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Dead by Daylight Mid-Chapter Patch 2.3.0 #31DaysofHorror

Behaviour Interactive, the developers behind asymmetrical 4v1 survival horror game Dead by Daylight, are consistently making good on a series of promises they made half a year ago. Once they made an agreement to buy back full rights to their own game, they promised to roll out regular updates to improve and change the game throughout the year. Essentially, we’re supposed to get four new chapters—DLC updates featuring a new killer, a new survivor, and a new map—and four mid-chapter patches over the next year. So far, we’ve seen the introduction of the Clown, Kate Denson, the Spirit, Adam Francis, a cosmetics shop, and a total revamp of in-game currency.

Format Shift: The Reinvention of Shane Dawson

It’s weird how quickly a cliche can develop. I feel like every piece of criticism responding to Shane Dawson’s new multi-part documentary format on YouTube starts with a bunch of disclaimers. The author (meaning writer, vlogger, podcaster, etc.) comments on how they hated or didn’t really know Shane Dawson. They say it’s surprising that he’s doing something so serious with his channel. They’re happy for his success, but they question what’s really motivating him.

In all honesty, I can see how this is true for a lot of authors. Online content, especially videos, is a young person’s game. I’m young by normal standards, but ancient by Internet standards: 32, turning 33 tomorrow. I’m old enough to remember when YouTube was a new platform; I’m also old enough to remember cassette overtaking vinyl and mall tours being a huge deal.

Halloween 2018 and Chronology of Slasher Films

Since I first started writing this piece inspired by the new Halloween sequel called Halloween coming out on 19 October, quite a lot has happened. The second trailer, released on 5 September, has almost cleared 4 million views on YouTube. The film itself premiered at the Toronto International Film Festival to rave reviews. TIFF tends to be friendlier to genre films than most major mainstream festivals, so I'd say the jury's still out on if the film will live up to the hype. I'm hopeful. People I know and trust say it's the best sequel in the series and the best Halloween film since 1978 (the original).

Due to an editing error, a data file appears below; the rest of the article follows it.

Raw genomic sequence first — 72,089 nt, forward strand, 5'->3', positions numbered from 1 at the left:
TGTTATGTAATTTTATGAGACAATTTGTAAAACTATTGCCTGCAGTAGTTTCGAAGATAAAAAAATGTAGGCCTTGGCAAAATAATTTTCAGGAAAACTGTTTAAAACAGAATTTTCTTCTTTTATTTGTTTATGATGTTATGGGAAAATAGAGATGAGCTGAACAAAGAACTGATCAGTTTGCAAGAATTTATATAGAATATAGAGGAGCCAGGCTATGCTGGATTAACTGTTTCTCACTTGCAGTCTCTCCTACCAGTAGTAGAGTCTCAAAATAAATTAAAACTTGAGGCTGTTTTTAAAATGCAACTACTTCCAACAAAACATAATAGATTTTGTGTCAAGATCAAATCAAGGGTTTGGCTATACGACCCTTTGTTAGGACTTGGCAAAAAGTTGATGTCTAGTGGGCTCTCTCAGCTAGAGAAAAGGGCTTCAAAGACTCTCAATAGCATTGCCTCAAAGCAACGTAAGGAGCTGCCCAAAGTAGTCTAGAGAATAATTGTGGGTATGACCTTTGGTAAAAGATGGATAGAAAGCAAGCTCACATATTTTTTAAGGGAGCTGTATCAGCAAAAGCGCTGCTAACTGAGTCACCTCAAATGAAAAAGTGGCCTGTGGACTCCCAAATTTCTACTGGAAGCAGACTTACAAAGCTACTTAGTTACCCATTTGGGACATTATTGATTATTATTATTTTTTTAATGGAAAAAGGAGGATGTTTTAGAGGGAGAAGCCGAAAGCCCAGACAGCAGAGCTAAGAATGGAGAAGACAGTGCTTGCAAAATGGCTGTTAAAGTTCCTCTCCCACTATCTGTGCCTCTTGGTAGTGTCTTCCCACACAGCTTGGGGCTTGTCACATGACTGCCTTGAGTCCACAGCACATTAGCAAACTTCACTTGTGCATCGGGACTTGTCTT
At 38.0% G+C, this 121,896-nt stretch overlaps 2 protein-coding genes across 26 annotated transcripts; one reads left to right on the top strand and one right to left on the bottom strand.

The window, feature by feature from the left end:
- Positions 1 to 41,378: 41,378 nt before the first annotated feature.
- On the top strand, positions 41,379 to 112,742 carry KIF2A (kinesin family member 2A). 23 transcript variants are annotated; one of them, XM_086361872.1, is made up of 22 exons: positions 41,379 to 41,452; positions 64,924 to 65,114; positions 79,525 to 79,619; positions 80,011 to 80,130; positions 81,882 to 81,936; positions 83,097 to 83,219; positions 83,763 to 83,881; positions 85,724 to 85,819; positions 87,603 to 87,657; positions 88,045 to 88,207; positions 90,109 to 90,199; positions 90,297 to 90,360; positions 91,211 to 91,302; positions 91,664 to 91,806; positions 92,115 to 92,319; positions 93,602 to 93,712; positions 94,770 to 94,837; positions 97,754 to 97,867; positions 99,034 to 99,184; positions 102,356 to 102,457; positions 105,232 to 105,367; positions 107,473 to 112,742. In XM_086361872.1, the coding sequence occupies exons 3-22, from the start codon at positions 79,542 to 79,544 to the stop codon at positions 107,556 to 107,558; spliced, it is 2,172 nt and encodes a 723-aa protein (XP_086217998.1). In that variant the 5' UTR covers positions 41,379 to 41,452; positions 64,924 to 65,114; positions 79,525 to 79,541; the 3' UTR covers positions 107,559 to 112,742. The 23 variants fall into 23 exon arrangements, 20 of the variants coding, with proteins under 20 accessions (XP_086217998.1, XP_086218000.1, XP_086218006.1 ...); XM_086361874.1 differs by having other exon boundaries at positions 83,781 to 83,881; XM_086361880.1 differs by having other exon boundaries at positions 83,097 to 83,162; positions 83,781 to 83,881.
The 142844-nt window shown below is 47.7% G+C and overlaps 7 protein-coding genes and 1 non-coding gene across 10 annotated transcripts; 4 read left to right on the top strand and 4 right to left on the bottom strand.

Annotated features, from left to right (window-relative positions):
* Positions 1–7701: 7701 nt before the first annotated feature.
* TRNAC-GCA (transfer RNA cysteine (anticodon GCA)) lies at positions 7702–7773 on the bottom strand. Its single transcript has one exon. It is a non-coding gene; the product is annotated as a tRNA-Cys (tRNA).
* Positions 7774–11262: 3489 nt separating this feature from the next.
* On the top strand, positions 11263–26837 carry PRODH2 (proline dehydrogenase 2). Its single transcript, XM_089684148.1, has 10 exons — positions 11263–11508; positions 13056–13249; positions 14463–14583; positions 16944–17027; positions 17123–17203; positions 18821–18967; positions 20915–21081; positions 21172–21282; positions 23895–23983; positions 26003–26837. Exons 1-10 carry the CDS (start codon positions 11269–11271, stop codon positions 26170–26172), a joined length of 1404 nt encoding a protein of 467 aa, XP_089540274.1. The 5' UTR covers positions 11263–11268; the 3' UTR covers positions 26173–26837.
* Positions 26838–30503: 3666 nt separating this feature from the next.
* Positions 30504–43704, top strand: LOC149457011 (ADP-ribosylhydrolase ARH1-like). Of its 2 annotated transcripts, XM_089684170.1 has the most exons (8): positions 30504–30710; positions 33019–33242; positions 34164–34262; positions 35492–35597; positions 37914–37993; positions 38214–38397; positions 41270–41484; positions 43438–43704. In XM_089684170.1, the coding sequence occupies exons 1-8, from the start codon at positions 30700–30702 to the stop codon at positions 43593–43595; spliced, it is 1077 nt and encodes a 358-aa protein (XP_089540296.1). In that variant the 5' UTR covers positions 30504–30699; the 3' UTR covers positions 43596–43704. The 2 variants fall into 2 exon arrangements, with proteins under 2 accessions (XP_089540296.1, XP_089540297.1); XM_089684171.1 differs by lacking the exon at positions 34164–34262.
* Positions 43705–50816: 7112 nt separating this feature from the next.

Why did it take me so long to pull together a piece on the new Halloween when so many were satisfied with waxing poetic about the trailer? Chronology. In a move that will come as no surprise to anyone who has followed me for more than a day, I began to obsess over minutia in the trailer and needed to gather my receipts to feel satisfied approaching that subject. I do not like to speak out of turn and enjoy research work far too much to just accept my intuition and recollection as a valid source.

The Haunting of Hill House: A History

Yesterday, Netflix announced that Shirley Jackson's gothic masterpiece The Haunting of Hill House is coming to the streaming service as a 10 episode series. Mike Flanagan, the writer/director of Gerald's Game and Ouija: Origin of Evil, is the show runner. I'll be perfectly honest. I did not expect this. I don't know if there was an earlier announcement I missed, but I never could have anticipated The Haunting of Hill House would be adapted into such a long format.

The Haunting of Hill House is a touchstone of literary horror. Originally published in 1959, Shirley Jackson's masterful haunted house story is one of the rare horror novels to be a finalist for the National Book Award for Fiction (1960). It is undeniably a gothic horror in the Victorian rather than Southern tradition, set in a sprawling mansion where scientific research standards are used to prove the existence of ghosts. The novel comes complete with a tragic and lonely heroine, doors that open and close on their own, locals who refuse to go anywhere near the mansion (especially at night), a phantom dog, and a dark secret in the attic. It is an especially sophisticated entry in the genre, as much a woman's journey of self-discovery as it is a terrifying text.